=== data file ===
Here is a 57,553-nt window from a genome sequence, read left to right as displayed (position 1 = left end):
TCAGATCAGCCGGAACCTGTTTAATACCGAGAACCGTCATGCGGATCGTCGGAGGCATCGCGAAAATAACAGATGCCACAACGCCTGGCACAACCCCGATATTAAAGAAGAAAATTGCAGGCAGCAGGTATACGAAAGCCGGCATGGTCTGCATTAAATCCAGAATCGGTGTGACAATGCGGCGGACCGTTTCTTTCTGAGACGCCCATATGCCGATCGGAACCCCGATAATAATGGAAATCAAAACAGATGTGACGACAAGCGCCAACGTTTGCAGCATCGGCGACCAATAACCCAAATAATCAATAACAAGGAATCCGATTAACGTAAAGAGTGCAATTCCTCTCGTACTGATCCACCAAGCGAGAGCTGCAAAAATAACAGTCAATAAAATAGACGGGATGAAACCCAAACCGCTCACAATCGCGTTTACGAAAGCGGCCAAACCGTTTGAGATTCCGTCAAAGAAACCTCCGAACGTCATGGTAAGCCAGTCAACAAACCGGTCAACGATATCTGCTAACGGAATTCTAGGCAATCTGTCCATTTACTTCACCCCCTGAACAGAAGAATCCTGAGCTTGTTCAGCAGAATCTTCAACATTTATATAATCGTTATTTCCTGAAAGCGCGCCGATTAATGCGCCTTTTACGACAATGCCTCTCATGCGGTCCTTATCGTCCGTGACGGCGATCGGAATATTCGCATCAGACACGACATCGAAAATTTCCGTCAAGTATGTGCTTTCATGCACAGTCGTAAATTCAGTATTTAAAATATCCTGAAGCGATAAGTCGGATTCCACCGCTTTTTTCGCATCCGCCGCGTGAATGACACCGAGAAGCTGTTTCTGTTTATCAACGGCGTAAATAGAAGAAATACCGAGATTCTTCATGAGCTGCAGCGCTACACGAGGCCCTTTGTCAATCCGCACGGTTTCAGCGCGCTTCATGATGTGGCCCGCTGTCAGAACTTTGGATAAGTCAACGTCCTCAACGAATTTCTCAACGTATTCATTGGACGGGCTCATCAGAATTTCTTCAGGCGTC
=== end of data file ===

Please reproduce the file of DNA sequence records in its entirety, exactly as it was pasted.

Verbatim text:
Here is a 57,553-nt window from a genome sequence, read left to right as displayed (position 1 = left end):
TCAGATCAGCCGGAACCTGTTTAATACCGAGAACCGTCATGCGGATCGTCGGAGGCATCGCGAAAATAACAGATGCCACAACGCCTGGCACAACCCCGATATTAAAGAAGAAAATTGCAGGCAGCAGGTATACGAAAGCCGGCATGGTCTGCATTAAATCCAGAATCGGTGTGACAATGCGGCGGACCGTTTCTTTCTGAGACGCCCATATGCCGATCGGAACCCCGATAATAATGGAAATCAAAACAGATGTGACGACAAGCGCCAACGTTTGCAGCATCGGCGACCAATAACCCAAATAATCAATAACAAGGAATCCGATTAACGTAAAGAGTGCAATTCCTCTCGTACTGATCCACCAAGCGAGAGCTGCAAAAATAACAGTCAATAAAATAGACGGGATGAAACCCAAACCGCTCACAATCGCGTTTACGAAAGCGGCCAAACCGTTTGAGATTCCGTCAAAGAAACCTCCGAACGTCATGGTAAGCCAGTCAACAAACCGGTCAACGATATCTGCTAACGGAATTCTAGGCAATCTGTCCATTTACTTCACCCCCTGAACAGAAGAATCCTGAGCTTGTTCAGCAGAATCTTCAACATTTATATAATCGTTATTTCCTGAAAGCGCGCCGATTAATGCGCCTTTTACGACAATGCCTCTCATGCGGTCCTTATCGTCCGTGACGGCGATCGGAATATTCGCATCAGACACGACATCGAAAATTTCCGTCAAGTATGTGCTTTCATGCACAGTCGTAAATTCAGTATTTAAAATATCCTGAAGCGATAAGTCGGATTCCACCGCTTTTTTCGCATCCGCCGCGTGAATGACACCGAGAAGCTGTTTCTGTTTATCAACGGCGTAAATAGAAGAAATACCGAGATTCTTCATGAGCTGCAGCGCTACACGAGGCCCTTTGTCAATCCGCACGGTTTCAGCGCGCTTCATGATGTGGCCCGCTGTCAGAACTTTGGATAAGTCAACGTCCTCAACGAATTTCTCAACGTATTCATTGGACGGGCTCATCAGAATTTCTTCAGGCGTC